The name "Upstream Writer" comes from an idea I had when I was first developing what the main goal of my blog would be, tied into my main motivation for writing in general: to make good art that was worthwhile and that would stand the test of time in the manner of the classics I enjoy so much. I heard a motivational speaker give the object lesson of a man viewing a dirty river. At first, he tried just pulling out the trash as it came along, but for every piece he pulled, three more floated by, and there was always more coming because there were others around him that didn't care about the quality of the river--they just kept dumping their refuse, letting it float away downstream. The man learned that in order to truly make a difference, he needed to travel upstream, to where the cleanest part of the river began, and use that clean water to wash away all the trash that was further down.

It struck me, noticing the way that there is so much that we still study and read and enjoy, a hundred years after it was first published--and yet how much of the literature published today will be so revered and cherished a hundred years from now? Will future generations analyze and respect early copies of Twilight and Captain Underpants the same way we analyze and respect books like Journey to the Center of The Earth and Pride and Prejudice? Or is the literary market of today saturated in books that won't last more than a few decades--like the trash in the story?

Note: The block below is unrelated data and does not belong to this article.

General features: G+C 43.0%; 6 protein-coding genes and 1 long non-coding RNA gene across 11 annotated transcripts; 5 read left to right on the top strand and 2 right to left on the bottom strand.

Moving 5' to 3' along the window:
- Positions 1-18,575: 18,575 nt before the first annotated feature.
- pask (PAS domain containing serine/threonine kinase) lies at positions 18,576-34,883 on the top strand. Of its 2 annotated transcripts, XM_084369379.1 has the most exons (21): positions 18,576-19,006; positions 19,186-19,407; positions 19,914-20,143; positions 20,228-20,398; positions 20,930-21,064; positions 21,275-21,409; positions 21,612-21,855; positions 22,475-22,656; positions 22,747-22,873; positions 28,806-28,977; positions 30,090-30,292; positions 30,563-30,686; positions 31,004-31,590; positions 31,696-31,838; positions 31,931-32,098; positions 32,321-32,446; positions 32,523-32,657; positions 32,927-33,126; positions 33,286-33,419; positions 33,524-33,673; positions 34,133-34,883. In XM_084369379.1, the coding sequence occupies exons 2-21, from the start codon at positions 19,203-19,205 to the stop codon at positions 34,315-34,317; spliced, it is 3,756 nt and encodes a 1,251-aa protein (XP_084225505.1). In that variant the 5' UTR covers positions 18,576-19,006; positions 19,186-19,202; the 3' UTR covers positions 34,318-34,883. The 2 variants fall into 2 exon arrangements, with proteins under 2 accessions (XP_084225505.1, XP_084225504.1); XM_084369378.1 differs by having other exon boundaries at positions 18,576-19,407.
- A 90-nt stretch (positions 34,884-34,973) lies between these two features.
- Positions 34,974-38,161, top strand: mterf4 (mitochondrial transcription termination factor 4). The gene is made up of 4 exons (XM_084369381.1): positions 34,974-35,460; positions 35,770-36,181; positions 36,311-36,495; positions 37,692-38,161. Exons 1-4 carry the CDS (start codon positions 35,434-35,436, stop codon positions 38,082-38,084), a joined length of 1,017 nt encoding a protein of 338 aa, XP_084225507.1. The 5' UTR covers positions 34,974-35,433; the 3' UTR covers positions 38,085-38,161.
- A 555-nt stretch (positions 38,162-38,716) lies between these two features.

I knew that I wanted to make a difference, like that man who saw the river. I purposed to use my blog as a chronicle of the ways I was trying to go "upstream", to improve literature at its source: the writers themselves. By describing the ways I endeavored to produce good writing, I was becoming like the man, traveling "upstream" to the water's source, to bring clean water down to the people who needed it most. I also started featuring reviews of quality indie works, inviting attention and focus on the good and worthwhile stories for people to read, and in that way, spreading the influence of these authors to a much wider audience, giving them a wider reach than just themselves.

Seven years later, and I'm still posting serials and project updates, as well as adding to my stock of more than 100 indie book reviews--and I have no intention of slowing down anytime soon! As long as there are books to review and stories for me to write, I'm going to keep doing it!

What are you working on right now that excites you the most?

Pretty much everything I'm working on right now is exciting to me!